Brunswick, Ga. – When Luisa Lopes returned to the College of Coastal Georgia late last month to begin fall classes, many of her teammates on the Mariners women's tennis team and others around campus greeted her with one of the following familiar questions.

How was your summer? Or, what did you do this summer?

Well, her response probably wasn't what they really expected to hear.

Lopes didn't have what you might consider a normal summer for the average college student. She didn't take summer classes. She didn't go home to hang with friends, sleep late or work a summer job to earn some extra spending money.

She did go home to Brazil, but she also traveled with her parents to Portugal and Morocco and spent 21 days in Equatorial Guinea in Middle Africa where her father is currently working as a human resources director for Brazilian civil construction company A.R.G. which specializes in building roads, ports and other heavy construction in Brazil and other countries.

The simplistic and primitive way of life she encountered in the local African villages made it an eye-opening experience.

"It was my first time and I didn't know what to expect," Lopes said. "My my told me a couple of things and said I would be shocked, but I didn't realize it was like it was. It made me realize how good I really have it."

Her father has been in Africa for almost three years. Her mother joined him there after the first year and has been there almost two years now. The company Lopes' father works for is building highways in the African country, but while it is there to improve the infrastructure, it also is interested in the well-being of the local people.

That's where Lopes' mom enters the picture. A former educator, she is heavily involved in social work and spends most of her time visiting the tribal villages and doing what she can to help improve the quality of life for the people there.

"One of the things she does is teaches them how to cook," Lopes explained. "They have a lot of corn there, and don't really know what to do with it. She shows them how to make cakes, candy and other foods with the corn."

Lopes tagged along with her mother most of her time there. One day, while a dentist came with them to check up on the village children, she spent time teaching the kids about personal hygiene.

"I showed them how to brush their teeth and things like that," Lopes said.

But mostly, though, she spent time playing with the kids and keeping them entertained while her mom tended to other matters with the adults.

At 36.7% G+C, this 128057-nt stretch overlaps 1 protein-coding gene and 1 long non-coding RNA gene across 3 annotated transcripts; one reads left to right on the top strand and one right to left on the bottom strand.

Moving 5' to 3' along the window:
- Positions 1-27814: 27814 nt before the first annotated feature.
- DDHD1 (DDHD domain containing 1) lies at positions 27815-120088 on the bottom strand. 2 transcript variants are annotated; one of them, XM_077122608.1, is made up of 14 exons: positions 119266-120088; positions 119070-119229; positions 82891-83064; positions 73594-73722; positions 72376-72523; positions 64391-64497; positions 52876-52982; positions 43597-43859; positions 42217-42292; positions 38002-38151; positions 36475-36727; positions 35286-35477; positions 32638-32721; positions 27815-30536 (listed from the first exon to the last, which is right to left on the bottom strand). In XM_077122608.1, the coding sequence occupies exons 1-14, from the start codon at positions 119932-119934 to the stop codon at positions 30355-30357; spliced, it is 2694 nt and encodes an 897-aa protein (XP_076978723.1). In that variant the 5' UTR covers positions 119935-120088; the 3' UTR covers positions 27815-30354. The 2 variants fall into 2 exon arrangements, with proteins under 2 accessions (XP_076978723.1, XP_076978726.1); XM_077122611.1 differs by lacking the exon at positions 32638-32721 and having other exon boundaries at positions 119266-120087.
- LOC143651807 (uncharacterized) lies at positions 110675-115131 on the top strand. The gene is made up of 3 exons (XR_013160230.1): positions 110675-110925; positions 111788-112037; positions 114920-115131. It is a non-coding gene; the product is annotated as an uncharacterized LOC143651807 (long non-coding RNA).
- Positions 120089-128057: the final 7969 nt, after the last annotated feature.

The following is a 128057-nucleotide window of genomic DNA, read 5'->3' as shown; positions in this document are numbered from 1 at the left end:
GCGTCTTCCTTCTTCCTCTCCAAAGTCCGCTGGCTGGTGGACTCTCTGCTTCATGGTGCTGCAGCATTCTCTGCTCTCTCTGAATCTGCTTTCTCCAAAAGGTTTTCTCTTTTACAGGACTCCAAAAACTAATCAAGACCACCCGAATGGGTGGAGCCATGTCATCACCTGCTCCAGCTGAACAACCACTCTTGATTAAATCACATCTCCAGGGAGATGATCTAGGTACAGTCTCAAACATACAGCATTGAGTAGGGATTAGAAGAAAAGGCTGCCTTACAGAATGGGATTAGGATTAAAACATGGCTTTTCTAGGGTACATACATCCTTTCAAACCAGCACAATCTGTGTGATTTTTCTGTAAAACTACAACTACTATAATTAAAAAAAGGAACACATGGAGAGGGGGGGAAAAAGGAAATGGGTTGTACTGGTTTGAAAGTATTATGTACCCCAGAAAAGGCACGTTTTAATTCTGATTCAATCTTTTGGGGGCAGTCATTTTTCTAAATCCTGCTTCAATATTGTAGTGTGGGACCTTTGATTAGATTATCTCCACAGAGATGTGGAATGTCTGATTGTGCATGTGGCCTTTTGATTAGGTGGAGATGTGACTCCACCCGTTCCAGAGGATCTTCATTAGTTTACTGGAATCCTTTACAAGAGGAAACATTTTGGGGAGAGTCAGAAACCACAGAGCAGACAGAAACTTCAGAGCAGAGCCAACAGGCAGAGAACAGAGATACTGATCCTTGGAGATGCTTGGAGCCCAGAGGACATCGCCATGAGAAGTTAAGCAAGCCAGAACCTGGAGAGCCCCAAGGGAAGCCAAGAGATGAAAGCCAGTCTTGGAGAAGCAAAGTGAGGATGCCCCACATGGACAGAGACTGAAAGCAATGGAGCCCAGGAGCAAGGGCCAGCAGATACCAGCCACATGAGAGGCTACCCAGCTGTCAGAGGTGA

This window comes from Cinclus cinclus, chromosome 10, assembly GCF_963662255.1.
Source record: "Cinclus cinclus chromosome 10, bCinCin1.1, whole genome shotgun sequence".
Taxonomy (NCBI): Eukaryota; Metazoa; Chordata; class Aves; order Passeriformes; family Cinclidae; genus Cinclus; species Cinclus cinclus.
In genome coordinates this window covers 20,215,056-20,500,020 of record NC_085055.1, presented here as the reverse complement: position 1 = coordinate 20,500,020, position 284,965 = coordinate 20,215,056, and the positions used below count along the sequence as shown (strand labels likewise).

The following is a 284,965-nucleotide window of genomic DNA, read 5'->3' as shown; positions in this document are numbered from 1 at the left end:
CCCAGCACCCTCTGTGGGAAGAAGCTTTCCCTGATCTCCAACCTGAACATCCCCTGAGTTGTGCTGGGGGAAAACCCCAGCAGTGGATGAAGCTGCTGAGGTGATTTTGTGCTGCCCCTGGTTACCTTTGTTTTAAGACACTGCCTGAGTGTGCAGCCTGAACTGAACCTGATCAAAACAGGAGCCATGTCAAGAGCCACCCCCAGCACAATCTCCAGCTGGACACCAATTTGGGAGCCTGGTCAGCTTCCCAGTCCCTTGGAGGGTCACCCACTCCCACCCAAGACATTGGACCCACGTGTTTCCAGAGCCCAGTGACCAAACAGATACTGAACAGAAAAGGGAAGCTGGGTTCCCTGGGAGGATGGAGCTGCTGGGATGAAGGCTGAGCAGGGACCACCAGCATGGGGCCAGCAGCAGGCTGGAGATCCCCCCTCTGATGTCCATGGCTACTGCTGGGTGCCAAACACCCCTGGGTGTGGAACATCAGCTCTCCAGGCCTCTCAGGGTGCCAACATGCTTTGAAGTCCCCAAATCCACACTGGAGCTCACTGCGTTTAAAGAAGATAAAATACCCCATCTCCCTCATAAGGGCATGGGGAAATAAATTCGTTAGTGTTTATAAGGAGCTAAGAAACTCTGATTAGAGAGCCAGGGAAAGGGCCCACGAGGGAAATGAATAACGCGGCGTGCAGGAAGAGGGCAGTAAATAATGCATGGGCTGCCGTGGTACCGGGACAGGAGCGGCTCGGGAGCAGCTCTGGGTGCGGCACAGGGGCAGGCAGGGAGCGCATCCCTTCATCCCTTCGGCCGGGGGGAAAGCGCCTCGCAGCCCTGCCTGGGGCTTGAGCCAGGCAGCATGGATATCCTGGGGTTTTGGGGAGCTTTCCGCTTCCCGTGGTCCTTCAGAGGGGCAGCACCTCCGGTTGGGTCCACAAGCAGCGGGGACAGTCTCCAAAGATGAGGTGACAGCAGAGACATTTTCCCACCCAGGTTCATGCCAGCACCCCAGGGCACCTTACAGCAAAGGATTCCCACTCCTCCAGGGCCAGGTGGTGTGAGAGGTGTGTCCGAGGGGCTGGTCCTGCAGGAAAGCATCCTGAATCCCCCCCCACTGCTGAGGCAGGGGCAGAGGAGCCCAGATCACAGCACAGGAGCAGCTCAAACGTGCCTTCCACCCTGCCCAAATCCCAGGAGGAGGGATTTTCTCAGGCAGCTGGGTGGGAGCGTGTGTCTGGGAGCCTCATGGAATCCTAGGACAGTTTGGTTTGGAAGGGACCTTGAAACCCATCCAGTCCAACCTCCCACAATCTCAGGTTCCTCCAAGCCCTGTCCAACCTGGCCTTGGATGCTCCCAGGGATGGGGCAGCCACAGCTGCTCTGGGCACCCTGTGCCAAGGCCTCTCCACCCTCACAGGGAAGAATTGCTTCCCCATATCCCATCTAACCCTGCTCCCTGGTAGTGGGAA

She visited with kids from ages 2 to 16. It was hard for her to communicate with them as they speak Spanish, but since Lopes knows how to speak Portuguese in addition to English, she was able to somewhat verbally communicate with the children because some of the words in the Portuguese and Spanish languages are similar. She could understand some of what they were saying and they could make out part of what she said to them.

Mainly, though, the children just enjoyed her company and the affection she showed toward them. They especially liked  the candy she gave them, too.

"They just want your attention," Lopes said. "They just want to be around you all the time. And, they want everything you have – your earrings, your braclets, your necklaces. The girls also loved my nail polish and my long hair."

Lopes had to be careful about what she gave away, but she did donate some of her clothes before she left.

Her father's company also teaches the people how to grow their own food and store it properly so that it will be safe to eat. The company also raises rabbits and gives them to each of the villages to cook as meat to eat.

Lopes didn't partake, but even she thought it beat the alternative.

"They eat whatever they have, monkeys, snakes, rats," she said.

Her father's company also supplies jobs to the locals helping build the highways, and with the money the workers earn, many of them spend it on goods at a market which is always set up on payday.

Lopes said she would like to return before her father's services are done in Africa – which could be sometime next year. She said the experience made her want to help others more in the future.

"I would like to do more social work," she said. "I would like to go back to Africa or even other countries. I could even do things back home in Brazil. There are things I can do there as well."